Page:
Bart van Sloun (23, The Netherlands), Systems Biology
I think the future of medical research is at the interface of mathematics and biology

“I actually wanted to study biomedical technology after high school, but because I did not take any physics or technical courses at school, that was not possible.  Via the bachelor Health Sciences, track ‘biology and health’, I can now do this master’s after all.

This master’s programme is a combination of biology and mathematics: you learn to model biological systems mathematically. You can make a computer model of every living thing, from cells to organs and entire ecosystems. Such a model helps you understand a biological system and investigate how it relates to time or reacts to external influences. For example, when you model a heart, this can lead to a better understanding of the system, new hypotheses and the development of new medication. I think the future of medical research is at the interface of mathematics and biology.  

In high school, I took mathematics A and I wasn’t very good at that, also because it didn’t really catch my interest. That’s a shame now. During the summer holidays before I started the master, I had to study hard to brush up on my math. My brother, who is doing a PhD as an electronic engineer at the Technical University Eindhoven, helped me.

This is the very first year of this research master. There are only three students; it almost feels like a private class when your professor is teaching. You can easily ask questions and it is very interactive, which is a great advantage. Besides me, there are a Czech girl and a German boy in my class. A good mix of nationalities and gender. All three of us have a background in biology; in an ideal situation half of the students have a background in biology and the other half in mathematics. But we are a good team and study a lot together in the library.  Doing sums together: that sounds simple, but in reality…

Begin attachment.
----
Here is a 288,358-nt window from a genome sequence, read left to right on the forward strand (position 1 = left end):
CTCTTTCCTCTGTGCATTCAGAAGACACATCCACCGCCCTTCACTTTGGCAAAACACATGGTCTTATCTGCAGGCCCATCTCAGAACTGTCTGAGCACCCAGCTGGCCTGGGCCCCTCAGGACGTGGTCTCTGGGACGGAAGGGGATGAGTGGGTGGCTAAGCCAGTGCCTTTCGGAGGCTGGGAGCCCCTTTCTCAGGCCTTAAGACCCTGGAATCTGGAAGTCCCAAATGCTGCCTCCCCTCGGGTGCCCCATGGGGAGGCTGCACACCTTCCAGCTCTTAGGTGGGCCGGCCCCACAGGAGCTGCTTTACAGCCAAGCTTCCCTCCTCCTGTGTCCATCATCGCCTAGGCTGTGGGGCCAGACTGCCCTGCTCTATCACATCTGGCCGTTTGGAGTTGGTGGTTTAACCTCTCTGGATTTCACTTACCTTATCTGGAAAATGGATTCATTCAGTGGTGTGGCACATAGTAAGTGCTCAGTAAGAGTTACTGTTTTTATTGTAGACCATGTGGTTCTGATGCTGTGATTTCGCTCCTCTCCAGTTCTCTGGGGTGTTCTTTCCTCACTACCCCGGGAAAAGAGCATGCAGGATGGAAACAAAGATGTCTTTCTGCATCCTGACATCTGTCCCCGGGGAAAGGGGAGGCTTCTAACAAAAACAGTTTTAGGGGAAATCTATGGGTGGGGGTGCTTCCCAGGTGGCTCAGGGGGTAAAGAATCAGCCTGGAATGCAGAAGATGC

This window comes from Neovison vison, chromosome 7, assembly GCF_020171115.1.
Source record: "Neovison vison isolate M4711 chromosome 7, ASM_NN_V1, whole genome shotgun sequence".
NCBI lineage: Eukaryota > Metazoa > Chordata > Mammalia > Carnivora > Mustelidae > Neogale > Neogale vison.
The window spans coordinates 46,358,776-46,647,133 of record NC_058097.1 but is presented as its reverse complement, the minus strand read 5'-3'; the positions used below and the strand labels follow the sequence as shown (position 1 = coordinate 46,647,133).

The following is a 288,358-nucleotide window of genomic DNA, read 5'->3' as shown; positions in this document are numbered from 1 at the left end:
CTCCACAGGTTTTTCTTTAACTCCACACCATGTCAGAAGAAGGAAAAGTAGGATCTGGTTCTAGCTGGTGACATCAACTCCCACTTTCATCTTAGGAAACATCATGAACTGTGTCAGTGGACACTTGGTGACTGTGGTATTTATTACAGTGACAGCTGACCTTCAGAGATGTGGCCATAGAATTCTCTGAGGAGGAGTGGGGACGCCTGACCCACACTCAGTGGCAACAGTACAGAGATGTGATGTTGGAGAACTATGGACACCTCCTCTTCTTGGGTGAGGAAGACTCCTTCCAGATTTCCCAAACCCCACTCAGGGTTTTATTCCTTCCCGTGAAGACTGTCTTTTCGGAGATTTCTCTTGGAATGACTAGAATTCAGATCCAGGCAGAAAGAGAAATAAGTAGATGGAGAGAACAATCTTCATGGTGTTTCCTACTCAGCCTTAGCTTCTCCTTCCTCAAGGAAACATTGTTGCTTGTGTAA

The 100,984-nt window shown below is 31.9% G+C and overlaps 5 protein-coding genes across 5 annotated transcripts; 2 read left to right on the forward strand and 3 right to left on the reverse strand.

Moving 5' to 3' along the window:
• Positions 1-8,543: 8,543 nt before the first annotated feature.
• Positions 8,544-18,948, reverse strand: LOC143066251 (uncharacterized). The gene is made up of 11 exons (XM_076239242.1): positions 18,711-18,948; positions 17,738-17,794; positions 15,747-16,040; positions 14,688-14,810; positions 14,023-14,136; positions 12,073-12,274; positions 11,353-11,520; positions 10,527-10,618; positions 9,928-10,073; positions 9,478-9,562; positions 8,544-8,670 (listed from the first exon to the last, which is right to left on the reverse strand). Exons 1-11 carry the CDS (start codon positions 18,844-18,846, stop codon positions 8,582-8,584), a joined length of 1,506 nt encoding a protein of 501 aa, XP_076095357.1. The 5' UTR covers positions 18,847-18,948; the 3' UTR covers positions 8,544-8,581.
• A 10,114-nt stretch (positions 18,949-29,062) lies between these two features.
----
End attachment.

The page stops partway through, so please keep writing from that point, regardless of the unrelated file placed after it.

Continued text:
One of the things we learn is how to work with the computer program MATLAB, which is used worldwide by mathematicians and bio-engineers. In the next block we will have practical courses where we learn to program. At home, I can connect via Student Desktop Anywhere to the university server to work with the programme. That works very well. 

I spend most of my free time in the library. Even on weekends I occupy myself with mathematics all day. I have no more free time, ha-ha. No, seriously, I can still go out for a drink in the evening, but the study load is more than I had expected, especially compared to the bachelor. But I am very enthusiastic, because I find it super-interesting. That makes it easier to devote so much time to it.”

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